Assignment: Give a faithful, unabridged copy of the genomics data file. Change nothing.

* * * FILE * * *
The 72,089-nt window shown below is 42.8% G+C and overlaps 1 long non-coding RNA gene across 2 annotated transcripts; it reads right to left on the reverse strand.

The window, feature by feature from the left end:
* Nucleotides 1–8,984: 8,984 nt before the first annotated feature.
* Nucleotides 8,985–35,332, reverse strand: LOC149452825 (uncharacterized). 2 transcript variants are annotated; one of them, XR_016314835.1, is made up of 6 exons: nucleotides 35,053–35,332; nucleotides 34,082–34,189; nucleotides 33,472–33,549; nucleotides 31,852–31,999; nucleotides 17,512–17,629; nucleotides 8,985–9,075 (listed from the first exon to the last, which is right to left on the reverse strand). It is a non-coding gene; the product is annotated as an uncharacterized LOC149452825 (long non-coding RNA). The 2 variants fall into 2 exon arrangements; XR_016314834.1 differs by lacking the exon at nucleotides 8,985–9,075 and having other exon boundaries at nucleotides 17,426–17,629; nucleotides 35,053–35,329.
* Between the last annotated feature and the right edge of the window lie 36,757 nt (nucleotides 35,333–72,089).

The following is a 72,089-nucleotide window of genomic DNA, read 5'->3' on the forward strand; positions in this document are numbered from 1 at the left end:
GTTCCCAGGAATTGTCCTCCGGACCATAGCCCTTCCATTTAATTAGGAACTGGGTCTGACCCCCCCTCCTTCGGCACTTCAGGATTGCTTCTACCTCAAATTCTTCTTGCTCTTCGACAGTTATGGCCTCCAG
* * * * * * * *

The 72,089-nt window shown below is 42.8% G+C and overlaps 1 long non-coding RNA gene across 2 annotated transcripts; it reads right to left on the reverse strand.

The window, feature by feature from the left end:
* Nucleotides 1–8,984: 8,984 nt before the first annotated feature.
* Nucleotides 8,985–35,332, reverse strand: LOC149452825 (uncharacterized). 2 transcript variants are annotated; one of them, XR_016314835.1, is made up of 6 exons: nucleotides 35,053–35,332; nucleotides 34,082–34,189; nucleotides 33,472–33,549; nucleotides 31,852–31,999; nucleotides 17,512–17,629; nucleotides 8,985–9,075 (listed from the first exon to the last, which is right to left on the reverse strand). It is a non-coding gene; the product is annotated as an uncharacterized LOC149452825 (long non-coding RNA). The 2 variants fall into 2 exon arrangements; XR_016314834.1 differs by lacking the exon at nucleotides 8,985–9,075 and having other exon boundaries at nucleotides 17,426–17,629; nucleotides 35,053–35,329.
* Between the last annotated feature and the right edge of the window lie 36,757 nt (nucleotides 35,333–72,089).

The following is a 72,089-nucleotide window of genomic DNA, read 5'->3' on the forward strand; positions in this document are numbered from 1 at the left end:
GTTCCCAGGAATTGTCCTCCGGACCATAGCCCTTCCATTTAATTAGGAACTGGGTCTGACCCCCCCTCCTTCGGCACTTCAGGATTGCTTCTACCTCAAATTCTTCTTGCTCTTCGACAGTTATGGCCTCCAG